2016 David Easton Lecture and Memorial Mini-Conference: Diversity, Marginalization
and Inclusion: The Future of Political Science
Letter from UCI Ethics Center director and political science Chancellor’s Professor Kristen Renwick Monroe about the conference:
How does the very nature of a scholarly discipline – what we study -- relate to how we define ourselves and the issues of diversity, marginality, and inclusion in our profession? This question served as the driving force behind this mini-conference – the first of two to be held at the University of California, Irvine – and several APSA panels sponsored jointly by the various status committees of the APSA and the Women’s Caucus for Political Science. Further impetus comes from a variety of influences. At the 2014 APSA panel, Rodney Hero noted that he is the first APSA president to attend a junior college. Matthew Holden quoted a prominent Americanist saying he now realizes race is an important factor in American politics. The shock and outrage was evident as Holden’s strong voice boomed out: "Where the hell has he been the last 50 years?" A recent symposium in Gender and Politics, organized by Denise Walsh and Carol Mershon, suggested how existing inclusion policies amount to little more than tokenism insofar as these policies bring in women who do what the boys do and ignores the substantive masculinization of American political science. Comments from members of the WCPS – led by Joanna Scott, former APSA Vice-President and member, along with Rodney Hero, of the Nominating Committee who shattered the glass ceiling in the APSA by choosing two women presidents in a row; Joanna would have participated in this conference had she not been cruelly taken from us in the fall of 2015 by complications of cancer -- bemoaned the fact that APSA’s rewarding offices to members at the elite institutions ignores the needs/input of the many members of the non-Research 1 institutions, especially the non-academics, part-timers, and those at teaching colleges.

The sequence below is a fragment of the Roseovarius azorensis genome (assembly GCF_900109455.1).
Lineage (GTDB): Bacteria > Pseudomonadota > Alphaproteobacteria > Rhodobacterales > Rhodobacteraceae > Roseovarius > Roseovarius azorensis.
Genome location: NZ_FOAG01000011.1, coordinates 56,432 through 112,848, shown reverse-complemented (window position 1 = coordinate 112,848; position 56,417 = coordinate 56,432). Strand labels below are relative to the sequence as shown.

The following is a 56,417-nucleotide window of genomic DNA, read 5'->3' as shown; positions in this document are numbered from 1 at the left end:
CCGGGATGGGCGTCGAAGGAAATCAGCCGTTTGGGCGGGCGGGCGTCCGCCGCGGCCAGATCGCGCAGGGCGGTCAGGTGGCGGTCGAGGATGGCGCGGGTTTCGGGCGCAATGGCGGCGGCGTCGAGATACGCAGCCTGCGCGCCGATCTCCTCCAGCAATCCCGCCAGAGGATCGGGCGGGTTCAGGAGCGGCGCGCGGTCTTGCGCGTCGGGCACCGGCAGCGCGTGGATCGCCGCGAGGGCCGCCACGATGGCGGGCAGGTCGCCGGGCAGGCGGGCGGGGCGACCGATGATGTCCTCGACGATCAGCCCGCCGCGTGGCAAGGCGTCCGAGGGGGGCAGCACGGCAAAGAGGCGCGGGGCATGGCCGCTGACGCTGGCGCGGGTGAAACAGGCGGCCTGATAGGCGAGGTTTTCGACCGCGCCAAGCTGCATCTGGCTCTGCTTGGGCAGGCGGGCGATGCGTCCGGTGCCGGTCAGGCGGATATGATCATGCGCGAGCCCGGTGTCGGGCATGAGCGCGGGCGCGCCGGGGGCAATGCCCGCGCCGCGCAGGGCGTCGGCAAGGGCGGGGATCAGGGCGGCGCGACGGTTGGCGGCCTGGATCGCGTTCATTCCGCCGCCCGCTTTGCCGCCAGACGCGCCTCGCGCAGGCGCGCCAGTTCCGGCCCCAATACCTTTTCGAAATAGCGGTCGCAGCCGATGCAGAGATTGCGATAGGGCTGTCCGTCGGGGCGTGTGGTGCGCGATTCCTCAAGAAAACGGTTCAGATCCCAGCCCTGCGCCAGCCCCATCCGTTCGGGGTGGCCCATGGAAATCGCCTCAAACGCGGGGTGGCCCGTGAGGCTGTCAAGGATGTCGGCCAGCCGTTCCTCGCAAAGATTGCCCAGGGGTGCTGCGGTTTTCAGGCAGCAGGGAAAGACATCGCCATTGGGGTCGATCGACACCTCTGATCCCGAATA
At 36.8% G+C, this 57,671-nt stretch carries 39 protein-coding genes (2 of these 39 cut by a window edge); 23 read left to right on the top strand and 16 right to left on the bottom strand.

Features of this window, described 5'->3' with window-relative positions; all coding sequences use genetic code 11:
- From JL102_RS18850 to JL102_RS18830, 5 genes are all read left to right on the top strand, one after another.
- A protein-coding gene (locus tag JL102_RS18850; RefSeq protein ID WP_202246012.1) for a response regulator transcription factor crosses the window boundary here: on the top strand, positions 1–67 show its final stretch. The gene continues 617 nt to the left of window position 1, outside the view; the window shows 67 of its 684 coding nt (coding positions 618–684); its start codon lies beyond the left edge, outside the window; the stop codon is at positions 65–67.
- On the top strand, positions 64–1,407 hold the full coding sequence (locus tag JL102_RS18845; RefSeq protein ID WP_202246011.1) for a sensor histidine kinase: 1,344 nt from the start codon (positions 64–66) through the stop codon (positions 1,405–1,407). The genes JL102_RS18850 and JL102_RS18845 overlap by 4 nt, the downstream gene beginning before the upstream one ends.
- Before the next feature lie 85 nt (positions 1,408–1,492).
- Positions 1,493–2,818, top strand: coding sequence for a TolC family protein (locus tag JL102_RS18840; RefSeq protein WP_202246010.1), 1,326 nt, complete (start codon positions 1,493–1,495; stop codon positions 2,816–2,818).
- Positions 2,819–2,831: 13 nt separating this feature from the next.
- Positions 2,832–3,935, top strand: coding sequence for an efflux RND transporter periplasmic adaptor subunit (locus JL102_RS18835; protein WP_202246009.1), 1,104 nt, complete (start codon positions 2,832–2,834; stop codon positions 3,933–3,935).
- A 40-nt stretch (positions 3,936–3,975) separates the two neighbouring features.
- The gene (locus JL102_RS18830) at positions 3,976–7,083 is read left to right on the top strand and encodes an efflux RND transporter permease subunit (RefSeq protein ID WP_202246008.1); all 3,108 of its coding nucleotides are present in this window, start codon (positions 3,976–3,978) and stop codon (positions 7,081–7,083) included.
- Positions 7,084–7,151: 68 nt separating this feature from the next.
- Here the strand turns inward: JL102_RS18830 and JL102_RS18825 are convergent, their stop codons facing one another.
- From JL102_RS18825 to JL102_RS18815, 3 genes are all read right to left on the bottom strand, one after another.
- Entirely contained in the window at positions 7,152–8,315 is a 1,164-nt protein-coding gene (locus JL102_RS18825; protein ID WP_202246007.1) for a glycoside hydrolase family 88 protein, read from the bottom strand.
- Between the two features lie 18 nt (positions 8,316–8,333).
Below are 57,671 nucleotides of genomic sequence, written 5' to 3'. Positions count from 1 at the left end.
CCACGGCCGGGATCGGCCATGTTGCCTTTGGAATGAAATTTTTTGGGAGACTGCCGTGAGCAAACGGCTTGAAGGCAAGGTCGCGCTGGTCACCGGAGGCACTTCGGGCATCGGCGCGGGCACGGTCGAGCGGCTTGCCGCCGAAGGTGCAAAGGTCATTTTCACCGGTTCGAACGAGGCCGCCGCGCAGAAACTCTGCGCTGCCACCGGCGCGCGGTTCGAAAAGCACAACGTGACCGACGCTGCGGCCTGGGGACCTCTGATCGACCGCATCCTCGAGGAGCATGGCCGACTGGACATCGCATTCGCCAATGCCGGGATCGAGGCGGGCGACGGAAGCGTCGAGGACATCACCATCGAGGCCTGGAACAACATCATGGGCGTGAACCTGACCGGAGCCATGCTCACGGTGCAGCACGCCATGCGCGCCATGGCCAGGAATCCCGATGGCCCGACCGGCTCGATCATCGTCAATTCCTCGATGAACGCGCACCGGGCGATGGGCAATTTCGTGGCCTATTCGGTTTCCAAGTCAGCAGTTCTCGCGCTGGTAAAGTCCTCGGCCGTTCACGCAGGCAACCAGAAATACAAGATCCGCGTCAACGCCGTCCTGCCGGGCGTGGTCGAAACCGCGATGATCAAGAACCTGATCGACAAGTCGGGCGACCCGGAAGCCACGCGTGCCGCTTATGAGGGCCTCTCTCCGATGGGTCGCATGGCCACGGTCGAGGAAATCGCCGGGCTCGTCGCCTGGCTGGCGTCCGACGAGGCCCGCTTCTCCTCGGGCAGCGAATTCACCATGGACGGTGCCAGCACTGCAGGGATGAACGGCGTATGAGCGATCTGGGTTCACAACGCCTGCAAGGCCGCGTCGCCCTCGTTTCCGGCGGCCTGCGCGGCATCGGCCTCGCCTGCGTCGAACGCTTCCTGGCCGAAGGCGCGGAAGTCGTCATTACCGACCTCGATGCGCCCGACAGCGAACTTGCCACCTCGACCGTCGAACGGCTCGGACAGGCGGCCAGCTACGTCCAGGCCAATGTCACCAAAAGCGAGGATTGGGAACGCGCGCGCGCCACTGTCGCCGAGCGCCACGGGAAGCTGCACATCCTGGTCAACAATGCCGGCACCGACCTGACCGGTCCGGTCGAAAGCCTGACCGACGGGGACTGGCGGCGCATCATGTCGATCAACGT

All of these influences were in the back of my mind as I read through interviews with David Easton about his term as president, when the APSA nearly splintered, as did other professional organizations in the late 1960s, over issues of inclusion and what topics were appropriate for studying. It was Easton who established many of the status committees, and in doing so kept the APSA from rupturing. Easton established the first status committees, thus giving legitimacy and voice to marginalized groups, asking to be included.